The writer of this excellent teaching was our new Assistant Rector, Matt Wise. Last summer, he was our "summer seminarian" and the young man who gave me guitar lessons. He recently graduated from seminary and is now doing his internship as a deacon until he is officially ordained as a priest on December 13th. Matt has a real love of liturgy and is responsible for many of the changes that are occurring in ours. I think his heart thinks in visuals of what something means and how it can play out.

I walked in late, just after the service started, and sat down in my early service front pew. Matt was sitting right in front of me on a tall stool with his notes on a podium. That was kind of cool. I've always liked sitting at the front of the class near the teacher. I hadn't missed much because the words that caught my attention were at almost the very beginning of the running commentary that continued throughout the entire service. They were:

In some ways, our liturgy is a drama enacted each time we gather with the hopes of drawing us all closer to one another as we together encounter the presence of the risen Christ among us. To help us experience this co-union or communion, we use many symbols. Symbols are signs that participate in the reality that they represent. A symbol works on us at a visceral level and the symbols we use in the Eucharist follow a pattern and form a ritual. Rituals help us experience and express things that cannot be easily verbalized.

After that my attention was pretty much locked to the explanations, my curiosity peaked. Fascinated I followed through the entire service every word that was spoken by either Matt or our Rector, Robert. I'd like to share this sermon with you so I invite you to go here and read the entire service teaching. It has a lot of good things in it.

Monday, October 20, 2008

Addition to the Playlist

All the singing and music doings at church seems to have put me in a perpetual music mode. This morning I found Ella and Louis singing Summertime. This version has the horns up front at the beginning, then Ella, then Louis. For all that Ella seems to be the lead singer here, Louis was far busier during this rendition. He plays the horn for the intro, sings his part, goes back to the horns, and then throws in some scat.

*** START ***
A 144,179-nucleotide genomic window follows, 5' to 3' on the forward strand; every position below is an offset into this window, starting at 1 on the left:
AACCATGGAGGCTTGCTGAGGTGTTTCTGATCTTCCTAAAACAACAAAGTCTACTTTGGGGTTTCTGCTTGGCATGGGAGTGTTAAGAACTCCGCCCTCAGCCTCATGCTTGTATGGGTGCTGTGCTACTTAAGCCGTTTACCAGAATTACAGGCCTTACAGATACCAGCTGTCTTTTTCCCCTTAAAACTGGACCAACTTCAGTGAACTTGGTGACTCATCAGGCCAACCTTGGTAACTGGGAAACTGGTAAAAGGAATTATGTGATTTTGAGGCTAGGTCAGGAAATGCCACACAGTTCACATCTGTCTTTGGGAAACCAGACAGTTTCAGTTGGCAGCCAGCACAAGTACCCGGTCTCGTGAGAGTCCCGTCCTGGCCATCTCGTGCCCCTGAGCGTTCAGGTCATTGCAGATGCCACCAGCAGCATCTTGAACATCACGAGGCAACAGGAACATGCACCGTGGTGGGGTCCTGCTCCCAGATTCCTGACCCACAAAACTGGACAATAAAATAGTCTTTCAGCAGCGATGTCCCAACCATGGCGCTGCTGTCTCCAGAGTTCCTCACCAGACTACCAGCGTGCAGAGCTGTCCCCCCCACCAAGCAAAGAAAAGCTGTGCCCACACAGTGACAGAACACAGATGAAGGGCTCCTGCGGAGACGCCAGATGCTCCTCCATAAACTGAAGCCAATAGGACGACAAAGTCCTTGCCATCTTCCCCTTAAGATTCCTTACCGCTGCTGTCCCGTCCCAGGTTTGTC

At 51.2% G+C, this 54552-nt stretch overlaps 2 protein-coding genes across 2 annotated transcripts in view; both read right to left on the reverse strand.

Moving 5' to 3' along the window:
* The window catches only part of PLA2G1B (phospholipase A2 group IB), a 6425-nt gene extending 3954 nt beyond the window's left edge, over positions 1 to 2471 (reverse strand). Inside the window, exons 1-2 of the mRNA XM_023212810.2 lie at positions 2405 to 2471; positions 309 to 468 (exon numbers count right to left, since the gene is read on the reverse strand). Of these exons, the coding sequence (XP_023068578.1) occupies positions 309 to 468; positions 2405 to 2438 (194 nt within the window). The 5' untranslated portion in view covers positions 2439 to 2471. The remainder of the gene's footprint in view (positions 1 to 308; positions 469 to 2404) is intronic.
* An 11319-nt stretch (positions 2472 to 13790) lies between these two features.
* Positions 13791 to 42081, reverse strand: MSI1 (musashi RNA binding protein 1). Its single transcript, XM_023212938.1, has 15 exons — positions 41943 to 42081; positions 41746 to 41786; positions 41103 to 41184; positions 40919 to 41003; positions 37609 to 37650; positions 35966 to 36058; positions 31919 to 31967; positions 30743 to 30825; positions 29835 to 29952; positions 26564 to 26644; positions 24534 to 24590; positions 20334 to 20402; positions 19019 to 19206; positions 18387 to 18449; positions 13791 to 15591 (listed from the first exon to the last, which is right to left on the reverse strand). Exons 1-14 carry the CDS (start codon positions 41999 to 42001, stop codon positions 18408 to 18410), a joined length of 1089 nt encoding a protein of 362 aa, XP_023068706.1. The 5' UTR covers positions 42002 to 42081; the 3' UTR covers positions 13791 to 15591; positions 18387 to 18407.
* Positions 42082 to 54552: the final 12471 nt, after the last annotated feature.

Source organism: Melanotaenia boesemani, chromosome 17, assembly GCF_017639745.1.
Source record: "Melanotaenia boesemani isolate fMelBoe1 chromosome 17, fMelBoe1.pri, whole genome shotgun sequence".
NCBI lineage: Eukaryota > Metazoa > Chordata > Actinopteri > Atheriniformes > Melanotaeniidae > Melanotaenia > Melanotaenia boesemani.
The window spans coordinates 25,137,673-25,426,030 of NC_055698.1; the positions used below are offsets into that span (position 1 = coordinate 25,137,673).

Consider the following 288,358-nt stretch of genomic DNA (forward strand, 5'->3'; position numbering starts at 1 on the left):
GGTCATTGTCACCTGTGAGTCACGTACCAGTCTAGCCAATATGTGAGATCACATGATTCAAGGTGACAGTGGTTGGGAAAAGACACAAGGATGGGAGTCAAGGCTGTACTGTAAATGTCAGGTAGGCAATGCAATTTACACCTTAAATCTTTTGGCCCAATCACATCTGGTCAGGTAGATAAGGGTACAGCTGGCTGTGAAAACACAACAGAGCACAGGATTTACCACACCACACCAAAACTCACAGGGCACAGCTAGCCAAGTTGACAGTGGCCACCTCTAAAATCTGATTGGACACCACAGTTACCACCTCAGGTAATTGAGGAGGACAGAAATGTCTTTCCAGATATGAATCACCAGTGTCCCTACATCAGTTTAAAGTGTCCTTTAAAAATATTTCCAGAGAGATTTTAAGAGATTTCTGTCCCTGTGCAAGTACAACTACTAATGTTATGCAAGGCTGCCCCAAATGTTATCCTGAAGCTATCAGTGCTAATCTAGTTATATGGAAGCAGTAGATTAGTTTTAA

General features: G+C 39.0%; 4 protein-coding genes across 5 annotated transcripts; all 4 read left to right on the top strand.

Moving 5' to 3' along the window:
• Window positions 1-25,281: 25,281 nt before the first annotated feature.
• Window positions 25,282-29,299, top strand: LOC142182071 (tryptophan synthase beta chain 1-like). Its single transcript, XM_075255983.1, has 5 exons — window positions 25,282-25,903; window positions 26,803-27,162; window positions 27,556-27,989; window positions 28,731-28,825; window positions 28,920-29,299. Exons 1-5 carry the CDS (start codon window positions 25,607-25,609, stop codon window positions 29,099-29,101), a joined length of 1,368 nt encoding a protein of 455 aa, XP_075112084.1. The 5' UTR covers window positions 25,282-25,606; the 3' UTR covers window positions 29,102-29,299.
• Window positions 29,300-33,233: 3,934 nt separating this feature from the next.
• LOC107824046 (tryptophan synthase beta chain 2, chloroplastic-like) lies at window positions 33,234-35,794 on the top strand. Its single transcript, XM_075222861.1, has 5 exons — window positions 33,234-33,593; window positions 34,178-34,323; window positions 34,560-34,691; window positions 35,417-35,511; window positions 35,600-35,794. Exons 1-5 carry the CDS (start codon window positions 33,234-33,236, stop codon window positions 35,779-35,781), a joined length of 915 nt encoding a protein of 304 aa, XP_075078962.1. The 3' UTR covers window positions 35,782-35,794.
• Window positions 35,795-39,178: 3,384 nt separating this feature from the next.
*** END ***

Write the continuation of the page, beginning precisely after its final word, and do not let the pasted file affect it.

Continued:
There were 3 different files to choose from and all of them were of this version. The first one had the horns way high on the squeal scale and I thought that sounded very realistic based on the times I've heard horns live. The second version was deeper in tone, richer but without the squeal. It just didn't quite feel like a live performance. The last one had that rich acoustic space feel to it. The horns were better than number two but it seems to have been recorded in surround because I'd have sworn I could hear the echo off the high auditorium ceiling. If you've got a play list on your blog go to the search page and type in Ella Fitzgerald and Summertime. Tell me what you think? I chose the last one for its richness but the first one's horns still are sitting in my memory.

While I'm at it I guess it might be nice to tell you that a while back I also added in Jabberwocky and Catch the Wind by Donovan, and Highwayman and Poncho & Lefty which showcase several country artists including Willie Nelson. Enjoy!

Saturday, October 18, 2008

Busy Doings at Church

Thursday of this week my verger training materials arrived. These consisted of a nice notebook with eight sections and a booklet depicting verger robes and virges. I'll probably have to get a robe at some point or the church will order one for me. The Verger Guild of the Episcopal Church (VGEC) provides you with a virge when you pass the test and are officially ready to be a verger. A virge is a staff with a finial on it. According to history it was sometimes used for battle but that was the business end of it. The pomp & circumstance end has a decorative and symbolic ornamentation that leads the way for the procession of the church on some of the more formal occasions. One uses it ceremonially to symbolically "clear the way." Are you wondering if you've ever seen a verger in action? Well, if you watched President Ford's funeral you saw one leading preachers and speakers to the podium.